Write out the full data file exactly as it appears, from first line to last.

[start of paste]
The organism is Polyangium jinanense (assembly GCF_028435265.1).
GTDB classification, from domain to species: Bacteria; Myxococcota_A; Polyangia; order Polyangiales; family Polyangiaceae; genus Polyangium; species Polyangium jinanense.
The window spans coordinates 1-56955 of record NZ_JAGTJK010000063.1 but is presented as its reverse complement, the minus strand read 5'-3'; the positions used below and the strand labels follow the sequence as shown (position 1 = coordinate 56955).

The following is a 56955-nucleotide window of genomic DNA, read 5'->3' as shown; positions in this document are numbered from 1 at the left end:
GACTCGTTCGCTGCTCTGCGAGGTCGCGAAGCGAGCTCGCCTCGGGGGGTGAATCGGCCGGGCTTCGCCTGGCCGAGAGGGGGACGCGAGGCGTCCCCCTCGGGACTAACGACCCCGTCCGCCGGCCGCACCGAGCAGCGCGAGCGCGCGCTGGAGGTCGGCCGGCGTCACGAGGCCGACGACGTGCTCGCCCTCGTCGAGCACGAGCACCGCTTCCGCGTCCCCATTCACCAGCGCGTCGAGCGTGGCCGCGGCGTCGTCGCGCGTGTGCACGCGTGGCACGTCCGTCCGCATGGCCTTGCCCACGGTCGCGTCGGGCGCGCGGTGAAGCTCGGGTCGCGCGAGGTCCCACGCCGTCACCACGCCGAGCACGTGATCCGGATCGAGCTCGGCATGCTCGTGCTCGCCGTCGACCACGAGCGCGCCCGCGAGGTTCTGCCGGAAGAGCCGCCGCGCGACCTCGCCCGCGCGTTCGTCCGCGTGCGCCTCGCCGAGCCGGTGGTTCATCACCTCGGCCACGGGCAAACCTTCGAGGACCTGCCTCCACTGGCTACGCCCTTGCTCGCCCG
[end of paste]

The organism is Polyangium jinanense (assembly GCF_028435265.1).
GTDB classification, from domain to species: Bacteria; Myxococcota_A; Polyangia; order Polyangiales; family Polyangiaceae; genus Polyangium; species Polyangium jinanense.
The window spans coordinates 1-56955 of record NZ_JAGTJK010000063.1 but is presented as its reverse complement, the minus strand read 5'-3'; the positions used below and the strand labels follow the sequence as shown (position 1 = coordinate 56955).

The following is a 56955-nucleotide window of genomic DNA, read 5'->3' as shown; positions in this document are numbered from 1 at the left end:
GACTCGTTCGCTGCTCTGCGAGGTCGCGAAGCGAGCTCGCCTCGGGGGGTGAATCGGCCGGGCTTCGCCTGGCCGAGAGGGGGACGCGAGGCGTCCCCCTCGGGACTAACGACCCCGTCCGCCGGCCGCACCGAGCAGCGCGAGCGCGCGCTGGAGGTCGGCCGGCGTCACGAGGCCGACGACGTGCTCGCCCTCGTCGAGCACGAGCACCGCTTCCGCGTCCCCATTCACCAGCGCGTCGAGCGTGGCCGCGGCGTCGTCGCGCGTGTGCACGCGTGGCACGTCCGTCCGCATGGCCTTGCCCACGGTCGCGTCGGGCGCGCGGTGAAGCTCGGGTCGCGCGAGGTCCCACGCCGTCACCACGCCGAGCACGTGATCCGGATCGAGCTCGGCATGCTCGTGCTCGCCGTCGACCACGAGCGCGCCCGCGAGGTTCTGCCGGAAGAGCCGCCGCGCGACCTCGCCCGCGCGTTCGTCCGCGTGCGCCTCGCCGAGCCGGTGGTTCATCACCTCGGCCACGGGCAAACCTTCGAGGACCTGCCTCCACTGGCTACGCCCTTGCTCGCCCG